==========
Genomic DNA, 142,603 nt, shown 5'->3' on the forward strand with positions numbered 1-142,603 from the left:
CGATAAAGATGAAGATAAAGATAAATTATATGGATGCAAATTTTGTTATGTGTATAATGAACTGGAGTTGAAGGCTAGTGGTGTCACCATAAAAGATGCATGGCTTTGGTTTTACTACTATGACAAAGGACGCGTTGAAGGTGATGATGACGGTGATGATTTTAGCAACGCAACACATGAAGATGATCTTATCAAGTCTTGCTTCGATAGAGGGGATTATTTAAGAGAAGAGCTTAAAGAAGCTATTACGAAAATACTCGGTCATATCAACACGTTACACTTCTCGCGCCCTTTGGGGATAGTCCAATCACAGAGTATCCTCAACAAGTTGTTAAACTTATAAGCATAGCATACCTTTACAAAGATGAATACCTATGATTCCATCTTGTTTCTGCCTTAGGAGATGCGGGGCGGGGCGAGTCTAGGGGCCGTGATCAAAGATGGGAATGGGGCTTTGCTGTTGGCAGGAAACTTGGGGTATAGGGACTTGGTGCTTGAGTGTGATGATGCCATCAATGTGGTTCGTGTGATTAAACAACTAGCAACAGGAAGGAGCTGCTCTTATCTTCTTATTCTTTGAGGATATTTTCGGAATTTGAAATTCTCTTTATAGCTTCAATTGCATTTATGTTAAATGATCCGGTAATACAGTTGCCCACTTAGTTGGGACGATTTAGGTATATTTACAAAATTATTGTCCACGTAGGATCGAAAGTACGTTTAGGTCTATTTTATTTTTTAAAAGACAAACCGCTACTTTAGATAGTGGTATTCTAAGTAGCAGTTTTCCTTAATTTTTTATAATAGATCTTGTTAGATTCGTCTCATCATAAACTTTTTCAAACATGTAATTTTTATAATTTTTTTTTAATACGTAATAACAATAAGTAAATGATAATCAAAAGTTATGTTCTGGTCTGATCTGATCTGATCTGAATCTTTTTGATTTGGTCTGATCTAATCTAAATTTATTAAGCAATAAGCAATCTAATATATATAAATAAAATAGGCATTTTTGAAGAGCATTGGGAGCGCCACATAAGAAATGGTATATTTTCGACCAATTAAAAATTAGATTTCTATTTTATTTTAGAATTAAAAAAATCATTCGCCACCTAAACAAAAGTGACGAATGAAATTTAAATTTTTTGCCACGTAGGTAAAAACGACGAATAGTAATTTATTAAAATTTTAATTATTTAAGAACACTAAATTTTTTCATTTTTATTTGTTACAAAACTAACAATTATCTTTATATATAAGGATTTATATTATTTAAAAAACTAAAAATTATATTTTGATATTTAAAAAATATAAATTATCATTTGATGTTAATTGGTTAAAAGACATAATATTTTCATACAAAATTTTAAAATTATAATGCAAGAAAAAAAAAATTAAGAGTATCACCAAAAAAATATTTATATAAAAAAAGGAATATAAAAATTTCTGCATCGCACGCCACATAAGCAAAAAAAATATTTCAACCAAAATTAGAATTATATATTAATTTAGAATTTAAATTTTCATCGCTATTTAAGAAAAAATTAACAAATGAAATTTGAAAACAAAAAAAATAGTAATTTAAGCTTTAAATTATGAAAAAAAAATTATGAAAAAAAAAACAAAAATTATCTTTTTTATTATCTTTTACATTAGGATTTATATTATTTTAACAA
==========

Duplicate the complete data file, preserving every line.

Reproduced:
Genomic DNA, 142,603 nt, shown 5'->3' on the forward strand with positions numbered 1-142,603 from the left:
CGATAAAGATGAAGATAAAGATAAATTATATGGATGCAAATTTTGTTATGTGTATAATGAACTGGAGTTGAAGGCTAGTGGTGTCACCATAAAAGATGCATGGCTTTGGTTTTACTACTATGACAAAGGACGCGTTGAAGGTGATGATGACGGTGATGATTTTAGCAACGCAACACATGAAGATGATCTTATCAAGTCTTGCTTCGATAGAGGGGATTATTTAAGAGAAGAGCTTAAAGAAGCTATTACGAAAATACTCGGTCATATCAACACGTTACACTTCTCGCGCCCTTTGGGGATAGTCCAATCACAGAGTATCCTCAACAAGTTGTTAAACTTATAAGCATAGCATACCTTTACAAAGATGAATACCTATGATTCCATCTTGTTTCTGCCTTAGGAGATGCGGGGCGGGGCGAGTCTAGGGGCCGTGATCAAAGATGGGAATGGGGCTTTGCTGTTGGCAGGAAACTTGGGGTATAGGGACTTGGTGCTTGAGTGTGATGATGCCATCAATGTGGTTCGTGTGATTAAACAACTAGCAACAGGAAGGAGCTGCTCTTATCTTCTTATTCTTTGAGGATATTTTCGGAATTTGAAATTCTCTTTATAGCTTCAATTGCATTTATGTTAAATGATCCGGTAATACAGTTGCCCACTTAGTTGGGACGATTTAGGTATATTTACAAAATTATTGTCCACGTAGGATCGAAAGTACGTTTAGGTCTATTTTATTTTTTAAAAGACAAACCGCTACTTTAGATAGTGGTATTCTAAGTAGCAGTTTTCCTTAATTTTTTATAATAGATCTTGTTAGATTCGTCTCATCATAAACTTTTTCAAACATGTAATTTTTATAATTTTTTTTTAATACGTAATAACAATAAGTAAATGATAATCAAAAGTTATGTTCTGGTCTGATCTGATCTGATCTGAATCTTTTTGATTTGGTCTGATCTAATCTAAATTTATTAAGCAATAAGCAATCTAATATATATAAATAAAATAGGCATTTTTGAAGAGCATTGGGAGCGCCACATAAGAAATGGTATATTTTCGACCAATTAAAAATTAGATTTCTATTTTATTTTAGAATTAAAAAAATCATTCGCCACCTAAACAAAAGTGACGAATGAAATTTAAATTTTTTGCCACGTAGGTAAAAACGACGAATAGTAATTTATTAAAATTTTAATTATTTAAGAACACTAAATTTTTTCATTTTTATTTGTTACAAAACTAACAATTATCTTTATATATAAGGATTTATATTATTTAAAAAACTAAAAATTATATTTTGATATTTAAAAAATATAAATTATCATTTGATGTTAATTGGTTAAAAGACATAATATTTTCATACAAAATTTTAAAATTATAATGCAAGAAAAAAAAAATTAAGAGTATCACCAAAAAAATATTTATATAAAAAAAGGAATATAAAAATTTCTGCATCGCACGCCACATAAGCAAAAAAAATATTTCAACCAAAATTAGAATTATATATTAATTTAGAATTTAAATTTTCATCGCTATTTAAGAAAAAATTAACAAATGAAATTTGAAAACAAAAAAAATAGTAATTTAAGCTTTAAATTATGAAAAAAAAATTATGAAAAAAAAAACAAAAATTATCTTTTTTATTATCTTTTACATTAGGATTTATATTATTTTAACAA